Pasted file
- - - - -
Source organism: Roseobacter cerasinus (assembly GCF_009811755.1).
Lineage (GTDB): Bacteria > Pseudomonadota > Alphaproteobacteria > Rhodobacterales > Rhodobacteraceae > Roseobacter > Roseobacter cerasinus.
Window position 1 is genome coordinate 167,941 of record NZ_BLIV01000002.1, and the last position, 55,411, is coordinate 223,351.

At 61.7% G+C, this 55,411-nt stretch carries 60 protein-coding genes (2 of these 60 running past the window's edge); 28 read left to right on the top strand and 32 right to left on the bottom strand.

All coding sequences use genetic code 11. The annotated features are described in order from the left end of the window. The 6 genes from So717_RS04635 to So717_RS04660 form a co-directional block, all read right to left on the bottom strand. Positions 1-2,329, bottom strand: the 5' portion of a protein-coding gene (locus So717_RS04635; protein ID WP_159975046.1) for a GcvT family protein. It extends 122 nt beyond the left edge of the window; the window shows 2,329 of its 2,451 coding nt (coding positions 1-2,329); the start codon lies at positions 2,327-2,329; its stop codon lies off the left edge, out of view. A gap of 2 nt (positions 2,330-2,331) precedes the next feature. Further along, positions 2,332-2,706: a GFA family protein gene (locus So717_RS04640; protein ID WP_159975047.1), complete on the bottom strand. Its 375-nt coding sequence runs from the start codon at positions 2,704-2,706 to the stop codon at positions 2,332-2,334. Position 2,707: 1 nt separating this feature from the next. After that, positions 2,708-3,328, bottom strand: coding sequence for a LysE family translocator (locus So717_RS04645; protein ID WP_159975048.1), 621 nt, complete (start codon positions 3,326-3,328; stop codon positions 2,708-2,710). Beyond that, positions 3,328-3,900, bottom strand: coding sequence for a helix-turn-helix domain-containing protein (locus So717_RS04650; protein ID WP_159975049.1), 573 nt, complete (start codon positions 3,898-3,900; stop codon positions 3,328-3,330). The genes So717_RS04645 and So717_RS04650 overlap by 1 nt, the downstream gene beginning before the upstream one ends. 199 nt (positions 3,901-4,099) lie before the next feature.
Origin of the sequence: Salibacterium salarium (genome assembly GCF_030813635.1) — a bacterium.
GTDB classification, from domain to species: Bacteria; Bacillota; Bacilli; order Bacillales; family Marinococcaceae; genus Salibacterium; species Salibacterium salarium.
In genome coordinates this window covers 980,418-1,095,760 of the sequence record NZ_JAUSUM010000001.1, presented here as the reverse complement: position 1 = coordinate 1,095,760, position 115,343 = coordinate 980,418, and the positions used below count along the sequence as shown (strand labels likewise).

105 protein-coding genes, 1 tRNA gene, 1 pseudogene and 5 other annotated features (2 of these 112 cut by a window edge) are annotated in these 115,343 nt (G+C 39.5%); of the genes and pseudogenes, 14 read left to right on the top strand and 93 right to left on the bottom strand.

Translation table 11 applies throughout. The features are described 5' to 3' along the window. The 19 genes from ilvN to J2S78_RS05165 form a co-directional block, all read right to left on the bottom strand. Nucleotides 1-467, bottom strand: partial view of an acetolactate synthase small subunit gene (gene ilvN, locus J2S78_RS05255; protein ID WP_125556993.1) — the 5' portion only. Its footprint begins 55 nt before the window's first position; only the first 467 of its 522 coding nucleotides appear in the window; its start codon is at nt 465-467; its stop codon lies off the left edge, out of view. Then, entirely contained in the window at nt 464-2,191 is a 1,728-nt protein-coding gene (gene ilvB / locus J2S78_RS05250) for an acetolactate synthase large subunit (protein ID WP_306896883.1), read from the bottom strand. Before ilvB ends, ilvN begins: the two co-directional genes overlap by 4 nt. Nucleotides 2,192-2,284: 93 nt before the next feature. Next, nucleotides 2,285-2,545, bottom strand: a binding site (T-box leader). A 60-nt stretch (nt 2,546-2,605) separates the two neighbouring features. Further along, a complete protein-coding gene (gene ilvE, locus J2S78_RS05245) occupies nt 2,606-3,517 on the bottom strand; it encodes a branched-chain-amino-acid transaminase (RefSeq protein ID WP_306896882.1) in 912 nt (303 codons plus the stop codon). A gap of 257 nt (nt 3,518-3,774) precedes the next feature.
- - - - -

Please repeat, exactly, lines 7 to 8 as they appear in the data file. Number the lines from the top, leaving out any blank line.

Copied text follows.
GTDB classification, from domain to species: Bacteria; Bacillota; Bacilli; order Bacillales; family Marinococcaceae; genus Salibacterium; species Salibacterium salarium.
In genome coordinates this window covers 980,418-1,095,760 of the sequence record NZ_JAUSUM010000001.1, presented here as the reverse complement: position 1 = coordinate 1,095,760, position 115,343 = coordinate 980,418, and the positions used below count along the sequence as shown (strand labels likewise).